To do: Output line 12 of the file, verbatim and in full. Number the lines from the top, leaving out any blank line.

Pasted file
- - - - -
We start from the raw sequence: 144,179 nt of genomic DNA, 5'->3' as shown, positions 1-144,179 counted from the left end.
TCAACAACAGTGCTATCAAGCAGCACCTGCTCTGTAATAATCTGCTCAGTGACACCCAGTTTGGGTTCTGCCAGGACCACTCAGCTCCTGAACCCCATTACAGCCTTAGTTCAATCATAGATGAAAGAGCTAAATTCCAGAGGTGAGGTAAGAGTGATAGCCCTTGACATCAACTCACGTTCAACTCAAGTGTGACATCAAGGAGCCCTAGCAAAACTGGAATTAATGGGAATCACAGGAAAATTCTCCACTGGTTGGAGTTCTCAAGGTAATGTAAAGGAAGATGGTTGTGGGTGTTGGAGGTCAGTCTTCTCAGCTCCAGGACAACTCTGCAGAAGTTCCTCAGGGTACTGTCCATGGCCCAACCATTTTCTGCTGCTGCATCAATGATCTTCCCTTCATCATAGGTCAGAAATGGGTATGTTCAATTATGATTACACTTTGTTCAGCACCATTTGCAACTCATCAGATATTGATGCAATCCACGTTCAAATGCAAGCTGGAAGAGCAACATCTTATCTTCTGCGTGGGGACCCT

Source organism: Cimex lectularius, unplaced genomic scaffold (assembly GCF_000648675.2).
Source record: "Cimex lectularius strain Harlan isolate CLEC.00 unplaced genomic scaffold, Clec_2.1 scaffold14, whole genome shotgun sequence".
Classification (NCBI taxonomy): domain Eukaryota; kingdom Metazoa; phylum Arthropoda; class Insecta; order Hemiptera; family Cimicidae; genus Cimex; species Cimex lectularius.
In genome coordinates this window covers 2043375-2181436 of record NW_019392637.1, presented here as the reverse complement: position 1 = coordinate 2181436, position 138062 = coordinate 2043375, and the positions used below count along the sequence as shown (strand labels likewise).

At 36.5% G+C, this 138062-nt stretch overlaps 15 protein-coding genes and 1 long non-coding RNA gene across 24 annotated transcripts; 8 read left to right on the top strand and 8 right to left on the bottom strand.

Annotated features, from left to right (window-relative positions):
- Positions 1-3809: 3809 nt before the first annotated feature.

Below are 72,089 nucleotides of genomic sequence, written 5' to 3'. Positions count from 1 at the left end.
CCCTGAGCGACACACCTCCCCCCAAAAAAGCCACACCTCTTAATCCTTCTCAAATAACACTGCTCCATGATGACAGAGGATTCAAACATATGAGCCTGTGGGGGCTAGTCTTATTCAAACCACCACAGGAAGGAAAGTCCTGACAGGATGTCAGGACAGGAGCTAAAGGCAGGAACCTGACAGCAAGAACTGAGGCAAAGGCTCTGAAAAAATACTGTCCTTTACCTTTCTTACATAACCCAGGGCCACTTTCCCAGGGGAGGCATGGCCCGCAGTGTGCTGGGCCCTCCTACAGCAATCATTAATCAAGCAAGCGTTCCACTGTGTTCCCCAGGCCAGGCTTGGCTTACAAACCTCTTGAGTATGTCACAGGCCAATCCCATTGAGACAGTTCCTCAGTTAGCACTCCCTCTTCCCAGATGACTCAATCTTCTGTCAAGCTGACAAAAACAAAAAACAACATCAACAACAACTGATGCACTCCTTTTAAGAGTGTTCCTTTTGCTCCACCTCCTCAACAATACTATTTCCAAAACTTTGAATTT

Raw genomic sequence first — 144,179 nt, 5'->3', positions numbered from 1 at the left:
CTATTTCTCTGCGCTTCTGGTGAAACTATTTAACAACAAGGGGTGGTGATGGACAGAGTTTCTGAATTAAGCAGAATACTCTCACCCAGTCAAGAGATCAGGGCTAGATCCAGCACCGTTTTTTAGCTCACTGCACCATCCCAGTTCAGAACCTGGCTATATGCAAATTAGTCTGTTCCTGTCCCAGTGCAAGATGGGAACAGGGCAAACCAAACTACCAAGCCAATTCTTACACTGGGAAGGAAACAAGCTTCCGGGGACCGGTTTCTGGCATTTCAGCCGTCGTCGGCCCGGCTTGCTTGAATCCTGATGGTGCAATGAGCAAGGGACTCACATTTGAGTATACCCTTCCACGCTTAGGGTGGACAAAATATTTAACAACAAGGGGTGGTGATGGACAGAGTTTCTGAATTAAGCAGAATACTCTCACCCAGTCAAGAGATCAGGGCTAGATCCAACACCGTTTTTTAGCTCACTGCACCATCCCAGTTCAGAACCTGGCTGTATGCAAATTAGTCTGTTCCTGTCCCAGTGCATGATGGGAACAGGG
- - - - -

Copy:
Raw genomic sequence first — 144,179 nt, 5'->3', positions numbered from 1 at the left: